Besides, the Torah itself, at the head of this book demands that we look at it as more than just a book of priestly rituals and dead animals. Indeed the book of Vayikra has Hashem directing the voice of Moses to relate something to all the common people, how they could also call upon G-d. How they could draw close to him.

This is why from the start our text we read, “Daber el-bnei Yisrael, ve’amrata aleihem, adam ki-yakariv michem karban l’Hashem… / Speak to the Children of Israel, and say to them: When any man among you brings an offering for Hashem…” (v.2) These are instructions for all the everyday people of Israel, for all who want to karav – to draw close to Hashem.

This is why primitive people would offer sacrifices, in order to make a connection with G-d. To draw close to the Divine. Naturally, as animal sacrifice is the most dramatic form of offering, this must be addressed first. The severity of it demands that we touch on this point first, as we are looking into an age where sacrifice is the most common form of worship. It shouldn’t come as a surprise to us.

But along with this point there is also reveals another truth, one which we need to grasp in order to understand what the people are trying to accomplish here. This is our key verse for this week:

“If his offering is a burn-sacrifice

from his flock,

a male without blemish

you shall bring to the entrance

of the Tent of Meeting,

bring it near

that he may be accepted before Hashem.”

| Im-olah korbano

| min-habakar

| zachar tamim

| yakrivenu el-petach

| Ohel Mo’ed

| yakriv oto

| lirtzono lifnei Hashem

Leviticus 1:3

Today we aren’t going to talk about sacrifices. We could talk at length about the word “im / if.” The factor of “if” that comes into play for bringing an offering. We could also take a look at the different type of sacrifices, and what the significance of each is. But I’ve actually done a lot of talk on that over the past couple years. I want us to focus on some other points, so I encourage you to look into the meaning of that for yourselves. There are some deep truths which are easily revealed if we just look with intent.

However, there is something that does need to be addressed before we move on. Even though we have also touched on this topic elsewhere as well. It is most important we address it again now, because we encounter it here at the start of Leviticus and will see it continuously repeated from here on.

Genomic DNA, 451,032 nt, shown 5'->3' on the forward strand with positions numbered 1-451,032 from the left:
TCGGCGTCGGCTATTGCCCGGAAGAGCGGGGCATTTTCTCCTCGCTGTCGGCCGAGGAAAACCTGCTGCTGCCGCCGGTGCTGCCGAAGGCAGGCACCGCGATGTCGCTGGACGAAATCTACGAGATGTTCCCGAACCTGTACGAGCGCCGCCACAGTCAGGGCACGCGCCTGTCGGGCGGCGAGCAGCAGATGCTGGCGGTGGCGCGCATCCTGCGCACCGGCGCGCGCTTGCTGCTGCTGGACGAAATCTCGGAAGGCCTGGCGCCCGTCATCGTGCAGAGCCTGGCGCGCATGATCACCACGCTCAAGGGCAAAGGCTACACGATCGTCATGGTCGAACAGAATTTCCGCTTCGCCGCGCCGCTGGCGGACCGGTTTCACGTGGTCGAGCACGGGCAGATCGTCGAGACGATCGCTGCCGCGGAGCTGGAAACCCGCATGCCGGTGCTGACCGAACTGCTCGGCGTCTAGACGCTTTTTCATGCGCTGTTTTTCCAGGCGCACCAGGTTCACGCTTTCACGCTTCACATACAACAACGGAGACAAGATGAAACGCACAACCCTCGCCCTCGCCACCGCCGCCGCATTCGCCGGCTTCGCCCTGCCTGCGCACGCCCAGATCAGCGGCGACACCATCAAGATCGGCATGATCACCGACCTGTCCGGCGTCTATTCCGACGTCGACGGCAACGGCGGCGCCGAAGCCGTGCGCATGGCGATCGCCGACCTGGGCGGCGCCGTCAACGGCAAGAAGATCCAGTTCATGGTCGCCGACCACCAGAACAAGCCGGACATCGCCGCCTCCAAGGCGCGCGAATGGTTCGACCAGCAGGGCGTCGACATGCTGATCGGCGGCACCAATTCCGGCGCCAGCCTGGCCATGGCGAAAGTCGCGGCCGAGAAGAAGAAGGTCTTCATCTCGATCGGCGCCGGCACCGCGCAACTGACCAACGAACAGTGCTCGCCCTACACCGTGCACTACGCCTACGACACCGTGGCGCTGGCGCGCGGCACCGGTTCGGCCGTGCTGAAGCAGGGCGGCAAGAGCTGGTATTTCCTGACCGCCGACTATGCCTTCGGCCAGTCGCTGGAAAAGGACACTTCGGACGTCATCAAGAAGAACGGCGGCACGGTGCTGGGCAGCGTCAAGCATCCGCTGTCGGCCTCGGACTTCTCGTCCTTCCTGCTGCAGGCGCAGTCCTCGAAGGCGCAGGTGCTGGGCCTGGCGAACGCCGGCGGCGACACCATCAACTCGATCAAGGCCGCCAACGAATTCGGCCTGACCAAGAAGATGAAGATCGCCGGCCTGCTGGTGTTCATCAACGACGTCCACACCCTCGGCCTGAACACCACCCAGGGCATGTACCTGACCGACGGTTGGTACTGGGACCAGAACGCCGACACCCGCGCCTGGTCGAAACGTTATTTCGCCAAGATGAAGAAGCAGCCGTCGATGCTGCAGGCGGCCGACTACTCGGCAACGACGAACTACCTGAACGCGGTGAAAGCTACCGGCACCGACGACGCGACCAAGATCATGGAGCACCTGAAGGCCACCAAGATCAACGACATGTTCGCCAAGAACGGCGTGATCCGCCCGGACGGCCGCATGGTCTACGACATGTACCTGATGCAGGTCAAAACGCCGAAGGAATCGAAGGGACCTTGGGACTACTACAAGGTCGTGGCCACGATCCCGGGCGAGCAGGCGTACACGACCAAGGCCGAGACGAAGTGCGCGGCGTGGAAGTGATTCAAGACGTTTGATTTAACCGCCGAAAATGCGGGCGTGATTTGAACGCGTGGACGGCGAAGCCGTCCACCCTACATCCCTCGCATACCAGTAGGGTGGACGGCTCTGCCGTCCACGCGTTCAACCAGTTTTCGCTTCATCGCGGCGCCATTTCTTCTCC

Here in verse three we begin to see the use of the phrase, “lirotzono.” We need to understand that the people were sacrificing as part of their ritual to gain the acceptance of Hashem, and to signify finding favor in G-d’s eyes. Furthermore this act of public sacrifice also would reinforce for the community of Israelites that a person was now blameless and acceptable to stand in the congregation of Israel; a soul and citizen in good standing.

We also noted at that time that this verse also suggests to us that an offering must be given of free will. That is the other common way that we can understand the phrase, “lirotzono” to mean. That we offer something in keeping with ones own ratzon – ones own free will and desire. That one gives what they wish, as they see fit. That we should all freely give as we so desire. (see Parshat Kedoshim 2011)

So here we can likewise understand this verse to mean, “He shall bring it willingly to the entrance of the Tent of Meeting, before Hashem.”

This use of the word ratzon (from which lirozono is conjugated) here is interesting for the Hebrew speaker. So I want us to take another look. Because most often when we hear words such as these used it is in reference to what people desire. If we consider the way people today use the related word rotzeh (or rotzah), more often than not people are talking about what they want as well. More often than not they are describing or ordering what they want. Asking for something they desire. Right?

Instead here in our parsha we have this come up in a discussion about giving, not about receiving something. That is a topic in and of itself, how our will should be for giving and not just focused on what we receive.

It is especially important for us to focus on our desire to give, and not just our will to receive during this Purim season. To think in terms of charity and communal giving, as many of us go out of way to give money to the poor and shalach manot baskets to one another.